Friday, September 5, 2008

Submitting an incomplete manuscript

On Friday, after a lot of intense internet research regarding Oz lit agencies and publishing a first-time novel, I read a post on the ALAA website that the agency I am very interested in working with is open to unsolicited MS being sent in. I am a published journalist, have 12 000 words of copy for a novel, I have a clear direction of where my novel is going, who my audience is and indeed its marketing capabilities.

So here is the question: is it completely naive, immature, unprofessional and downright primitive of me to send off a submission with only 12 000 words currently sitting in my laptop? My reasoning is I am working 7 days a week, unhindered, on this ms and figure if I receive a response from the agency in the 10 weeks to 3 months it may take for them to go through my query/submission, I will nearly have finished the full ms. What do you think? Am I showing my complete lack of knowledge of how this business works or indeed ''showing a bit of dash'', as an editor of mine once commented.

There are a few things I'd like to address in this answer ...

First, I am always intrigued by authors who say they have only picked one agency they want to submit to - presumably based on the client list, as there's not much else to go on, although the size of the agency is often a determinant ('the bigger, the better' seems to be the most common mantra). But the personality of the agent/s at the agency should actually be the determinant - and you can't know that unless you actually get to the stage of talking to them. One agency may have a client list you want to join, but what if you don't get on with the agent/s there? It's always worth submitting to more than one agency just in case.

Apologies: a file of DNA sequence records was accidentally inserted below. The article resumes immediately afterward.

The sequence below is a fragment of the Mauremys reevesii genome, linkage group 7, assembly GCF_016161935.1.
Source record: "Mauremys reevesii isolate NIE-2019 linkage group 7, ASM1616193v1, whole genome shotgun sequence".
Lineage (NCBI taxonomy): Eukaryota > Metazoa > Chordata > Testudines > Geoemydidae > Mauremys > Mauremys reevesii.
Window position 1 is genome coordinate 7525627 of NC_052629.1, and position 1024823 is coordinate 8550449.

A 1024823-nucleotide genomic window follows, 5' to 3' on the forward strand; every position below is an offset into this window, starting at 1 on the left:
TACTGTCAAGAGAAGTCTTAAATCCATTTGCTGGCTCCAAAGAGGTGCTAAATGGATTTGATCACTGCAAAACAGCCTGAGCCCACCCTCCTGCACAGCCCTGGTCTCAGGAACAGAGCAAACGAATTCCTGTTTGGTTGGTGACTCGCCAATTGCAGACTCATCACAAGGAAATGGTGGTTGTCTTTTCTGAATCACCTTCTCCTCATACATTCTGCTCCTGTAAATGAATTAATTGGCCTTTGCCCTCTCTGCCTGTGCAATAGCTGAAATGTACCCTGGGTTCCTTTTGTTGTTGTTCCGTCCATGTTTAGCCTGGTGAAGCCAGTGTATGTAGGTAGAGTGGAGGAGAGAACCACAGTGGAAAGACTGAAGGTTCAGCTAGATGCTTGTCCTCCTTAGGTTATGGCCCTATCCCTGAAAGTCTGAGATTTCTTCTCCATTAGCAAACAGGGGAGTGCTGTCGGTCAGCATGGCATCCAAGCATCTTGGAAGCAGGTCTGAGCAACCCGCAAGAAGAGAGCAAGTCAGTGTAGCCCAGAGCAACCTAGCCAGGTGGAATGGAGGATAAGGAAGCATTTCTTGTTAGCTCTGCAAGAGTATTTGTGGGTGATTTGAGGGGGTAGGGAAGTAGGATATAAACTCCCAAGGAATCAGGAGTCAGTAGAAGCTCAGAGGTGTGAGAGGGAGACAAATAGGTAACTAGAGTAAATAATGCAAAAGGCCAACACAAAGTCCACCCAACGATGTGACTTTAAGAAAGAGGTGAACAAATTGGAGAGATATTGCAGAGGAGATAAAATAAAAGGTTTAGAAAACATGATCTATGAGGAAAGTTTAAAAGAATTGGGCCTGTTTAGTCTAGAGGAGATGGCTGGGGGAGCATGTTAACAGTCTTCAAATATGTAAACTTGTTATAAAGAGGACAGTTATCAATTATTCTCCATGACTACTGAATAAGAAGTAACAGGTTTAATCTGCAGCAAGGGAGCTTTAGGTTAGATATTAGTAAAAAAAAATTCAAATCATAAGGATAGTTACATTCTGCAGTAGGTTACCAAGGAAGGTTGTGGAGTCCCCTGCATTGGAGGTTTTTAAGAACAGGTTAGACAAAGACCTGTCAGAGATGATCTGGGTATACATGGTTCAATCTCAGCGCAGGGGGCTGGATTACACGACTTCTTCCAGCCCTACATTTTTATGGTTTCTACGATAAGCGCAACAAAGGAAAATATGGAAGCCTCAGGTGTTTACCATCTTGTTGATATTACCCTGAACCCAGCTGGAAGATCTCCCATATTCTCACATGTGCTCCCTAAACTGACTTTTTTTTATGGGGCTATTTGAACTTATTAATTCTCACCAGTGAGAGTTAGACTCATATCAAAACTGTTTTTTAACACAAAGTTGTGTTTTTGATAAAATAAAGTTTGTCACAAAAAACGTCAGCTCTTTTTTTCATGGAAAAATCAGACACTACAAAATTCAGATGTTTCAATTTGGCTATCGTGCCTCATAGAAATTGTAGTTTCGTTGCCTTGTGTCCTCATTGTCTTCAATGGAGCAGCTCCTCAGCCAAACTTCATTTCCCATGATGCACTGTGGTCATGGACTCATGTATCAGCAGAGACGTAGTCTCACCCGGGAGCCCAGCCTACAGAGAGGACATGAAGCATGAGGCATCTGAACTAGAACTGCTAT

Second, from a writing/editorial point of view: it is unwise to submit a novel before you've even finished your first draft. The first draft is never, ever the final - never even close - and there is a real chance that it will do yourself a disservice - I've never taken on a novel based on a first draft, and I wouldn't mind betting your 'dream agency' hasn't either. Even if you know where the novel is going, you will need to redraft.

Third, if you decide to proceed with the submission: you say you have published a book, so that means you're not approaching them as a first-time author - this gives you an advantage over other authors who are submitting. Also, you can send a query and just be honest, say you haven't finished it and ask if they mind that - they'll let you know.

1 comment:

Brascoe said...

A person like this is far better off approaching a small indie press that would work with them to develop their manuscript.

While I run a publishing house, I also work with writers who haven't finished their work - so that they have a sense of it being professionally assessed and moved along before they approach agents or other houses.

Because we are a house ourselves it might look weird; but the two parts of our business are totally separate.

In some ways, getting assistance to finalise or further a manuscript at this stage can often help a writer to create something even better than they would have before: because an independent editorial intervention can polish ideas as they happen.